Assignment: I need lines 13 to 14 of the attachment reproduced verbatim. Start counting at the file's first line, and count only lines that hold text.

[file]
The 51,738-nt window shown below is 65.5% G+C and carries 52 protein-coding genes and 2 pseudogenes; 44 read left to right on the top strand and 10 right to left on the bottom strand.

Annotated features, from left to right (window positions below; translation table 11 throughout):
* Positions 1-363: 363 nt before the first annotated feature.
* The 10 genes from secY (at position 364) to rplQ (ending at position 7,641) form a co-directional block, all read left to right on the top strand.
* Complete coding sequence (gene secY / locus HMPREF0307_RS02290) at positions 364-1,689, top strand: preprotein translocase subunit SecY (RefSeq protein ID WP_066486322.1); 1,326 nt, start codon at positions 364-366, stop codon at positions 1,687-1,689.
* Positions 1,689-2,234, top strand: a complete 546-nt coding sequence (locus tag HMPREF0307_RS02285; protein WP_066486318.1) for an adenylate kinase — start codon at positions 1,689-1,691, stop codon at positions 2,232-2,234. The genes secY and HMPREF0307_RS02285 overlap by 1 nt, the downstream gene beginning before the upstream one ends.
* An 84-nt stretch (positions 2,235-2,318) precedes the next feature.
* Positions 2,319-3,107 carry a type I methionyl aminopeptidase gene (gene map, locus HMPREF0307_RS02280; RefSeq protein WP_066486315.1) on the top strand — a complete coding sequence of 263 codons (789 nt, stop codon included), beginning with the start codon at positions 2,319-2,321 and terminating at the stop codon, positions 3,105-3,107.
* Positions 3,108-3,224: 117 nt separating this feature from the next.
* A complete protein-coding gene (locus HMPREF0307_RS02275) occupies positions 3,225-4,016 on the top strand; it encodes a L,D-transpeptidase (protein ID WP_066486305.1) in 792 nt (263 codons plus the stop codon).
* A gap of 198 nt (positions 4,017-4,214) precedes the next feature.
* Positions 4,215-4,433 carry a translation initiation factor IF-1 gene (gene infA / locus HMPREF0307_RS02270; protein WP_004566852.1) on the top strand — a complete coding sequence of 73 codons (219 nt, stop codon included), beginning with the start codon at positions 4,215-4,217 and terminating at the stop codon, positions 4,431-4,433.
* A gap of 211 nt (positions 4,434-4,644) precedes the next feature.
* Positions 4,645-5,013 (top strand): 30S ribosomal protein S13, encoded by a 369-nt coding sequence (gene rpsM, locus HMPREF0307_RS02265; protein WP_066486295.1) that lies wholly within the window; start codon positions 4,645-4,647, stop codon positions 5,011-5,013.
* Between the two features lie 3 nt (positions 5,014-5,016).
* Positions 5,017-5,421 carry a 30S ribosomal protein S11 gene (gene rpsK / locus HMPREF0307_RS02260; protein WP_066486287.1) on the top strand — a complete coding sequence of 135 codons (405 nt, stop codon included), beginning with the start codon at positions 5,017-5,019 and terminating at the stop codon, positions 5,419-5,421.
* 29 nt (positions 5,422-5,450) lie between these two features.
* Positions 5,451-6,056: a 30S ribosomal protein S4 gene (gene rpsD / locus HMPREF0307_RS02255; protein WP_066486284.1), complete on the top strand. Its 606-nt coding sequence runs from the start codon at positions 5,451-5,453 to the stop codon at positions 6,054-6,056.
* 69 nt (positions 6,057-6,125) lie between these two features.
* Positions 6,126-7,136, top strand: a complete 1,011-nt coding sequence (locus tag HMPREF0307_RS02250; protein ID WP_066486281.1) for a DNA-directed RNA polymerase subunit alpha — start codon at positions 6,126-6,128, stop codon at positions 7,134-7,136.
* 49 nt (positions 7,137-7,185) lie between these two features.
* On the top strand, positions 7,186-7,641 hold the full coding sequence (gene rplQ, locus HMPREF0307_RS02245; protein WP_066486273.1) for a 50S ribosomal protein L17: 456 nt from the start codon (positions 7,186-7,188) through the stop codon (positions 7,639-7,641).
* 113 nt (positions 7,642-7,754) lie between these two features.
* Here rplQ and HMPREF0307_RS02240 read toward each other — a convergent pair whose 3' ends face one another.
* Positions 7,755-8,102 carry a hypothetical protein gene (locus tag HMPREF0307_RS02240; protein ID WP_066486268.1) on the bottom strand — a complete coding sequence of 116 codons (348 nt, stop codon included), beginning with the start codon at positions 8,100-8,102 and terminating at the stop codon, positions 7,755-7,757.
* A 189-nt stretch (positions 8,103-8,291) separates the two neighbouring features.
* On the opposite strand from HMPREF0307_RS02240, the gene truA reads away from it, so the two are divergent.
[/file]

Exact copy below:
* A gap of 211 nt (positions 4,434-4,644) precedes the next feature.
* Positions 4,645-5,013 (top strand): 30S ribosomal protein S13, encoded by a 369-nt coding sequence (gene rpsM, locus HMPREF0307_RS02265; protein WP_066486295.1) that lies wholly within the window; start codon positions 4,645-4,647, stop codon positions 5,011-5,013.